Tuesday, September 30, 2008
Nintendo's best course-of-action is pretty clear: Do a slightly souped-up Wii. Perhaps with lots of SD-RAM for downloadable games. Probably with low-end HD resolution graphics. Definately with an improved controller (for example with the recent gyroscope slice built in.)
Sony and Microsoft have to decide whether to aim high or copy Nintendo.
Today a strong rumor has it that Sony is polling developers to see what they think of a PlayStation 4 that is similar to a cost-reduced PlayStation 3 (same Cell, cheaper RAM, cheap launch price.)
That makes sense as Sony has had problems this generation due to the high launch cost of the PS3. The drawback of this scheme is that it does nothing to make the PS4 easy to program.
In the last few weeks we've seen other rumors that Microsoft's being courted by Intel to put the Larrabee GPU in the next gen Xbox. I think that if Sony aims low, it's likely that Microsoft will be foreced to aim low too, which would make a Larrabee GPU unlikely. That makes me sad -- in my dreams, I'd love to see an Xbox 4 that used a quad-core x86 CPU and a 16-core Larrabee GPU.
Well, the great thing is that we'll know for sure, in about 3 years. :-)
Wednesday, September 24, 2008
Check out the ICFP Programming Contest 2008 Video. The winning team list is given at 41:45.
Friday, September 19, 2008
I'm an Android developer, so I'm probably biased, but I think most people in the developed world will have a smart phone eventually, just as most people already have access to a PC and Internet connectivity.
I think the ratio of phone / PC use will vary greatly depending upon the person's lifestyle. If you're a city-dwelling 20-something student you're going to be using your mobile phone a lot more than a 60-something suburban grandpa.
This isn't because the grandpa's old fashioned, it's because the two people live in different environments and have different patterns of work and play.Will people stop using PCs? Of course not. At least, not most people. There are huge advantages to having a large screen and a decent keyboard and mouse. But I think people will start to think of their phone and their PC as two views on the same thing -- the Internet. And that will shape what apps they use on both the phone and the PC.
And this switching will be a strong force towards having people move their data into the Internet cloud, so that they can access their data from whatever device they're using. This tendency will be strongest with small-sized data that originates in the cloud (like email), but will probably extend to other forms of data over time.
I always liked Peter Moore, and I was sorry when he left Xbox for EA. He's given a very good interview on his time at Sega and Microsoft. (He ran the Xbox game group at Microsoft before moving on to Electronic Arts.) Lots of insight into the Xbox part of the game industry.
Here he is talking about Rare:
...and you know, Microsoft, we'd had a tough time getting Rare back – Perfect Dark Zero was a launch title and didn't do as well as Perfect Dark… but we were trying all kinds of classic Rare stuff and unfortunately I think the industry had past Rare by – it's a strong statement but what they were good at, new consumers didn't care about anymore, and it was tough because they were trying very hard - Chris and Tim Stamper were still there – to try and recreate the glory years of Rare, which is the reason Microsoft paid a lot of money for them and I spent a lot of time getting on a train to Twycross to meet them. Great people. But their skillsets were from a different time and a different place and were not applicable in today's market.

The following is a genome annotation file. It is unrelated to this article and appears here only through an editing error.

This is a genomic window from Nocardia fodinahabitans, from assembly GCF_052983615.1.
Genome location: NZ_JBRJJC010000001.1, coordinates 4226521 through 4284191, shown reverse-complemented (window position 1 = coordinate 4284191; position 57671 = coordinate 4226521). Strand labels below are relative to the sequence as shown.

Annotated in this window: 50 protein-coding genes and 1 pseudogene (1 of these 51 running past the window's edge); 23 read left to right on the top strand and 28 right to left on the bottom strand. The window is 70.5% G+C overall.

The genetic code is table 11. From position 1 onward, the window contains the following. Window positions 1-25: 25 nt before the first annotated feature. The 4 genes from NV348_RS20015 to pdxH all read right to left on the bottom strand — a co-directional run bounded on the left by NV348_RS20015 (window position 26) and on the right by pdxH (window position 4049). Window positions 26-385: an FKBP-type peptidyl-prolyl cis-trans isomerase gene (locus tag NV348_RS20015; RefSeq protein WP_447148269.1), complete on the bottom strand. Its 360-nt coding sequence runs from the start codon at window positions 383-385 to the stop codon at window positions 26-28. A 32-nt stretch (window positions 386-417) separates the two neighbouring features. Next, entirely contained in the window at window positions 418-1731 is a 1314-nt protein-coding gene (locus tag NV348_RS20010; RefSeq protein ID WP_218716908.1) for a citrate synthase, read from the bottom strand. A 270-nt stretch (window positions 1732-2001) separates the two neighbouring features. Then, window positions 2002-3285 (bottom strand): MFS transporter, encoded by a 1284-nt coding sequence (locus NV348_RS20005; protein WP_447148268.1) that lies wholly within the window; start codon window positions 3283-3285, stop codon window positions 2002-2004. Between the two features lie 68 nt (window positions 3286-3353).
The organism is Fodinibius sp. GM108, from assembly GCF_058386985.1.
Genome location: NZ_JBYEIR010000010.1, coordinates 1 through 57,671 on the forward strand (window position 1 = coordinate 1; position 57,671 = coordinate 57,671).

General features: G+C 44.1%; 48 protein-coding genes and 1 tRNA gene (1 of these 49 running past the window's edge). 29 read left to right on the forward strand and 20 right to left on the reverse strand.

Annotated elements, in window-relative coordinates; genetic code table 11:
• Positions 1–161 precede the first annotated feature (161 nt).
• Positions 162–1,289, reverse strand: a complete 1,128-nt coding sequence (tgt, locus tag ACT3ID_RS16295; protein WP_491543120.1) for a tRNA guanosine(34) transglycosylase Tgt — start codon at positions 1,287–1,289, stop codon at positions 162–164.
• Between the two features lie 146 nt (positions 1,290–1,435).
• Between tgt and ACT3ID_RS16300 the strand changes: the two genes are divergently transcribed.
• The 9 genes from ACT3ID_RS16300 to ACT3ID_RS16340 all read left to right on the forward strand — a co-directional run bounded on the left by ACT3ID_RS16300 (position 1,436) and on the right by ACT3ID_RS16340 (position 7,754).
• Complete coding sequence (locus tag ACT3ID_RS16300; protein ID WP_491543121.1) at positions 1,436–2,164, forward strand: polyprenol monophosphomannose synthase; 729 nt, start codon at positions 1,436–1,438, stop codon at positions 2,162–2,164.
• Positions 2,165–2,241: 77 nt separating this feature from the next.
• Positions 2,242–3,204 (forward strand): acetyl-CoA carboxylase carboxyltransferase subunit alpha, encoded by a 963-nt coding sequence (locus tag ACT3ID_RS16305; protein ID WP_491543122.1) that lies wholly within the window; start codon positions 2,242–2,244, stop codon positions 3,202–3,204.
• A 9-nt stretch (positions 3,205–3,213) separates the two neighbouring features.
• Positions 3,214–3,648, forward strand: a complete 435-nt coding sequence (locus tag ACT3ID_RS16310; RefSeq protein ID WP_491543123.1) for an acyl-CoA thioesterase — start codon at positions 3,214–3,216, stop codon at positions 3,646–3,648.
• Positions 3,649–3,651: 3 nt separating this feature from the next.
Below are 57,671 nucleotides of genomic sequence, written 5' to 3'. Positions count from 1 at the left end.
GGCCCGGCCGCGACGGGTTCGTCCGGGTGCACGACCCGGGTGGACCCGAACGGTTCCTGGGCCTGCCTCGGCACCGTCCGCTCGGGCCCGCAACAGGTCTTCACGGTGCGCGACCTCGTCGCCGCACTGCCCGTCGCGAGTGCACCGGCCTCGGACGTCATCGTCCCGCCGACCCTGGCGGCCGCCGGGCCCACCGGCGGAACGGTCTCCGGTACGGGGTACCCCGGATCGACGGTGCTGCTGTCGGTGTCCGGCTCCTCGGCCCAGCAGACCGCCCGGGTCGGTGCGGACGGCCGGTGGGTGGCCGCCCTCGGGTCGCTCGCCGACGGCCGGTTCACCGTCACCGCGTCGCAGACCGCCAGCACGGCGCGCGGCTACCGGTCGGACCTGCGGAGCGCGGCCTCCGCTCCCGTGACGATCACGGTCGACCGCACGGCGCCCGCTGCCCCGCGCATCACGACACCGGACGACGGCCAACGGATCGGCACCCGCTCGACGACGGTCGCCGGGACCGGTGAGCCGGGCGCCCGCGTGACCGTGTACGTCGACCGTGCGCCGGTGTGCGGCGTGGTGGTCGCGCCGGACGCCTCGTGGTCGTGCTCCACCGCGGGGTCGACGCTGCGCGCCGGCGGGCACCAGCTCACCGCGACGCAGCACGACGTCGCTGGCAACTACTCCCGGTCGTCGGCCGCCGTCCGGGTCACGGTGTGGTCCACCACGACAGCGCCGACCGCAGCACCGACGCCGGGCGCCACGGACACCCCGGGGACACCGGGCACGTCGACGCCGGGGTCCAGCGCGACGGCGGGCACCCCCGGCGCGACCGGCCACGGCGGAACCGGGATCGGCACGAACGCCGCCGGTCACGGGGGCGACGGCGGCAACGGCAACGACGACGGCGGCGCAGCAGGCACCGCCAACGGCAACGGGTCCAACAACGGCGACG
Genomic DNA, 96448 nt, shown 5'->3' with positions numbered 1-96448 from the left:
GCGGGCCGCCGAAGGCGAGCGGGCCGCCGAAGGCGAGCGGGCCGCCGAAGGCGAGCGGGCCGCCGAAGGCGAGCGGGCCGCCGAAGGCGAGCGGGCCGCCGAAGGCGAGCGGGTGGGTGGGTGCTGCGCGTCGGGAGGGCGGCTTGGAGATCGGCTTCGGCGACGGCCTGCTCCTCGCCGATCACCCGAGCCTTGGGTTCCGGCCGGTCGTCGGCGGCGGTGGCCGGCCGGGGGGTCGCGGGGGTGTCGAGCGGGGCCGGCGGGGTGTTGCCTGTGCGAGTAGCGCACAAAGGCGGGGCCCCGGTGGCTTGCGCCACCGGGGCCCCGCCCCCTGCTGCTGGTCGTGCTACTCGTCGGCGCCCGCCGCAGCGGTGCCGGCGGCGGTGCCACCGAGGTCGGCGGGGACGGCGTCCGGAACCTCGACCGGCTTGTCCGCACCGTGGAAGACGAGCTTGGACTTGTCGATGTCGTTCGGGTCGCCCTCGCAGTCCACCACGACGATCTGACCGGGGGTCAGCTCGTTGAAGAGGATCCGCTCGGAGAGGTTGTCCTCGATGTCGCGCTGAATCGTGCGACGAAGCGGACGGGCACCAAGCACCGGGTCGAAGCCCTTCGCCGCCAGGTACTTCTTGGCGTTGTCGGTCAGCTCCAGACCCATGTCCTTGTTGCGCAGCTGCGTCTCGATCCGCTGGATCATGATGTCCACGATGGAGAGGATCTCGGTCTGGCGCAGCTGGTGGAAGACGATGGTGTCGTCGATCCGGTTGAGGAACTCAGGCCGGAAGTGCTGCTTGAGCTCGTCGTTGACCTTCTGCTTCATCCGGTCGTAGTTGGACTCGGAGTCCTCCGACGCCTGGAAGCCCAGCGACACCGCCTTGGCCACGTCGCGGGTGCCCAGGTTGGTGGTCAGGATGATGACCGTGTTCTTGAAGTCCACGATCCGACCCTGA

Tuesday, September 16, 2008
This is only possible if you have an engineering culture that allows it, but luckily both Google and Microsoft cultures allow this, at least at certain times in the product lifecycle when the tree isn't frozen.
By implementing the feature myself, I'm (a) reducing risk, as we can see the feature sort of works, (b) making it much easier for the overworked feature owner to help me, as they only have to say "change these 3 things and you're good to go", rather than having to take the time to educate me on how to implement the feature, (c) getting a chance to implement the feature exactly the way I want it to work.
Now, I can think of a lot of situations where this approach won't work: at the end of the schedule where no new features are allowed, in projects where the developer is so overloaded that they can't spare any cycles to review the code at all, or in projects where people guard the areas they work on.
But I've been surprised how well it works. And it's getting easier to do, as distributed version control systems become more common, and people become more comfortable working with multiple branches and patches.
Monday, September 15, 2008
Anyway, Tim says a lot of sensible things:
- Graphics APIs at the DX/OpenGL level are much less important than they were in the fixed-function-GPU era.
- DX9 was the last graphics API that really mattered. Now it's time to go back to software rasterization.
- It's OK if NVIDIA's next-gen GPU still has fixed-function hardware, as long as it doesn't get in the way of pure-software rendering. (ff hardware will be useful for getting high performance on legacy games and benchmarks.)
- Next-gen NVIDIA will be more Larrabee-like than current-gen NVIDIA.
- Next Gen programming language ought-to-be vectorized C++ for both CPU and GPU.
- Possibly the GPU and CPU will be the same chip on next-gen consoles.